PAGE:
It is a tired old trope, perhaps because of its enduring truth; history repeats itself. And drawing parallels between the late years of the Roman Republic and the modern United States is almost irresistible to anyone with an understanding of the period; the rise of populist demagogues, the increasing influence of a powerful military-complex, and the steady erosion of democratic ideals are all forces which precipitated the fall of the what at the time was the world’s greatest nation and democracy, and you don’t have to look hard for such trends in the political and cultural machinations of the current western superpower, the USA.
Understanding this history then, could be considered vital if we are to avoid repeating it. But condensing such a volatile, fractious history into an accessible and even enjoyable read is a task verging on the impossible. In Rubicon, Tom Holland does this spectacularly, by articulating centuries of history into a thoroughly entertaining read, and in doing so succeeds where many have failed before him.
As the name suggests, Rubicon begins with one of history’s most familiar scenes; Julius Caesars’ pause on the banks of the Rubicon, as he wrestled with a decision which would have vast and far reaching implications for him, his troops, and for the entire western political trajectory for the millennia to come; to march his troops on Rome and secure his political future.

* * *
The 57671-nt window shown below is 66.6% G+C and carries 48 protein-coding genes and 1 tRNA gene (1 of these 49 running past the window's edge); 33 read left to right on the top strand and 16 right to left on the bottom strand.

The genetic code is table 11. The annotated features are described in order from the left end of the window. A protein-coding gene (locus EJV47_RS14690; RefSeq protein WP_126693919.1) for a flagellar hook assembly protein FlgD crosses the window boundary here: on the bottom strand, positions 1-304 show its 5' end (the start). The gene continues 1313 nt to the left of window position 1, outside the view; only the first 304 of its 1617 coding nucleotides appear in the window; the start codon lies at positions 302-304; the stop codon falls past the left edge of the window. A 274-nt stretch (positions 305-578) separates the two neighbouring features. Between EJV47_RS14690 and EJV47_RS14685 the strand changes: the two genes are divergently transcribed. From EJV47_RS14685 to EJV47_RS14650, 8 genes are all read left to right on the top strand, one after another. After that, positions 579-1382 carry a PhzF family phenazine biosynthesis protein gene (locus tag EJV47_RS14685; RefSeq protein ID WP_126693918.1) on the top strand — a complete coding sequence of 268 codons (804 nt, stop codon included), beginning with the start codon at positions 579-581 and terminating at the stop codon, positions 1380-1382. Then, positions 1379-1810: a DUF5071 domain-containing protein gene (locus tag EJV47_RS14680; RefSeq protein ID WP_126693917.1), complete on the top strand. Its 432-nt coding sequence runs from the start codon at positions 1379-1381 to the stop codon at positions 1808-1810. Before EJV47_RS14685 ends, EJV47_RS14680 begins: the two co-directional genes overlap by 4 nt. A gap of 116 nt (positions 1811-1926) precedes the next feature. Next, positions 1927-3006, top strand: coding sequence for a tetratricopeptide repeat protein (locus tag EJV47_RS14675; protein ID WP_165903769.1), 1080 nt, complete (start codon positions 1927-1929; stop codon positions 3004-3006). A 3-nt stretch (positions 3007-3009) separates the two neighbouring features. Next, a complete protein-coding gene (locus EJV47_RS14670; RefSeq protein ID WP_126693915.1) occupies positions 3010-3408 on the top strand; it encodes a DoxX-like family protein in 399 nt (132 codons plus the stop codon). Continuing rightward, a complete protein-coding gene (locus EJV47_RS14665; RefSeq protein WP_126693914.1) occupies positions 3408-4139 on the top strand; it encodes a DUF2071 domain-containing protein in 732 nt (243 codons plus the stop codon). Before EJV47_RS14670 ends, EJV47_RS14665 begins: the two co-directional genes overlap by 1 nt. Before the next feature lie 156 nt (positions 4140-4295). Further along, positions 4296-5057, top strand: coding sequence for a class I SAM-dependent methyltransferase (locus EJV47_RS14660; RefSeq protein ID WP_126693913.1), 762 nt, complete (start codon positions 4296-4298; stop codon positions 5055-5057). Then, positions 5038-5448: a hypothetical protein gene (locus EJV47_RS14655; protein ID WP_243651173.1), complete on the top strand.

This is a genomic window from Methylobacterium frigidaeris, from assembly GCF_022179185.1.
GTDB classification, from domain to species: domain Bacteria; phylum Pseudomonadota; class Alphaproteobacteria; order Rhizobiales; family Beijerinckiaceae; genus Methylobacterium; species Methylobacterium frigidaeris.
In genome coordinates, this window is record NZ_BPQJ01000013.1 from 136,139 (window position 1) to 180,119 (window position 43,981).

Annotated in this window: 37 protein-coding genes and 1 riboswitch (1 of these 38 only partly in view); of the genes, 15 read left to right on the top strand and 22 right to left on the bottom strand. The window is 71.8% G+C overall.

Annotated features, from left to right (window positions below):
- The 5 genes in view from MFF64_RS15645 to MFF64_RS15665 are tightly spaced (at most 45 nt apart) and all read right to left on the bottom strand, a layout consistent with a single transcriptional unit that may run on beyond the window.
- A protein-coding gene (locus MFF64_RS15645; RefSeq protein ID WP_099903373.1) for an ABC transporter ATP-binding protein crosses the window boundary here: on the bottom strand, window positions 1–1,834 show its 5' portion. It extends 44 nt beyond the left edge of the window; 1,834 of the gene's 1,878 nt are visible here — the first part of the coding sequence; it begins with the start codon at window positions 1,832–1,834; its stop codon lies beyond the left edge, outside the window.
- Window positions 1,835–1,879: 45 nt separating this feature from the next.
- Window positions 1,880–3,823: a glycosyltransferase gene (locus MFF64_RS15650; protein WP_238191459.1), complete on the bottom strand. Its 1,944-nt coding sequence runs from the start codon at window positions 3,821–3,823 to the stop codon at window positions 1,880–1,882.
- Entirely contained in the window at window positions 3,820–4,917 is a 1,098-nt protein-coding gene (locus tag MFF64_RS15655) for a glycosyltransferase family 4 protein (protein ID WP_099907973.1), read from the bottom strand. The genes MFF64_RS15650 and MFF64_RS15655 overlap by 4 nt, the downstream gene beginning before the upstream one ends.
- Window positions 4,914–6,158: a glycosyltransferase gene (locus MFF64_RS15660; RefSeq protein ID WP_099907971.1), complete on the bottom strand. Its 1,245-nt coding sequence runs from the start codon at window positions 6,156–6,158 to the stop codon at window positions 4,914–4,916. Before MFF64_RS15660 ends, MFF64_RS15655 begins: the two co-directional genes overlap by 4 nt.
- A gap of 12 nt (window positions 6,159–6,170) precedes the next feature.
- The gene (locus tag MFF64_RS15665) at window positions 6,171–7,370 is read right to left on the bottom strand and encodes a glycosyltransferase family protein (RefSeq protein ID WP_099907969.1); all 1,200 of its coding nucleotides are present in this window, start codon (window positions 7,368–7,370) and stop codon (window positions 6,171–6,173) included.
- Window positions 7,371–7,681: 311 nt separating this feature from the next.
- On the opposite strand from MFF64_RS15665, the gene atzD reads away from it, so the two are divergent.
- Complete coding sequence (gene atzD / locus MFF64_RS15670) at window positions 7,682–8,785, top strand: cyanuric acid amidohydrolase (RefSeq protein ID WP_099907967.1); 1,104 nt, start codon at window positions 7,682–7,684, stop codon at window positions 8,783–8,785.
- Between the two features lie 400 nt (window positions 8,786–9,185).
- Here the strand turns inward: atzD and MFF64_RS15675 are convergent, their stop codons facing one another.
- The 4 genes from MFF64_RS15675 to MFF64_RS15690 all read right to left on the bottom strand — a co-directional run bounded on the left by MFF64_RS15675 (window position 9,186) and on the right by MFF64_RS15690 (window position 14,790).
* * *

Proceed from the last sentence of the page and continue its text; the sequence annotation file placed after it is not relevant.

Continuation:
Many adaptations of this moment and the events which followed, from Shakespeare to HBO, have centred on Julius Caesar, his march on Rome, and the civil wars that followed and eventually culminated in the death of the republic. But Caesar’s crossing of the Rubicon did not happen in a vacuum; it was the culmination of almost a century of democratic decay, a period which is almost criminally neglected in popular history, a neglect which Rubicon addresses. The Italian wars of independence, the great rivalry between Sulla and Marius, Pompey’s conquest of the east and the Mithridatic Wars are just some of the fascinating events preceding Caesar, events which rarely get a mention in popular culture and adaptations (Colleen McCullough’s epic 7-volume Masters of Rome is a notable exception, and a must-read for Roman history buffs). This crime of omission is made doubly so by the fact that barely any other period or place in antiquity is so well documented.
Not so with Rubicon. Rubicon takes the reader back to the 2nd and 1st century Roman Republic, which had existed and prospered for centuries, and whose democratic, diplomatic and military institutions still shape the modern world. He explores the myriad pressures that gradually moulded the Roman psyche, which had for centuries abhorred the very notion of autocratic rule, and steered it towards dictatorship. He explores the demands of Italian nations’ for citizenship, and the civil conflicts that followed (and which would define Roman politics for decades to come).
The subtitle of this book is apt – the triumph and tragedy of the Roman republic – and indeed it is littered with both. The tragedies of Crassus in the deserts of Syria and Cato’s brutal suicide in North Africa, and the triumphs of Rome and her domination of the Mediterranean are explored in equal measure, as Tom Holland humanizes the countless fascinating characters who defined this period, from the populist demagogue Clodius to the patrician heavyweights Marius and Sulla, and the rivalries, hopes and dreams of ordinary men which shaped these events.
Perhaps the only criticism I can make of the book is that it ends so soon; leaving the periods that followed to other historians, many of whom sadly lack Mr Holland’s eloquence. Still, we can hardly blame him for that.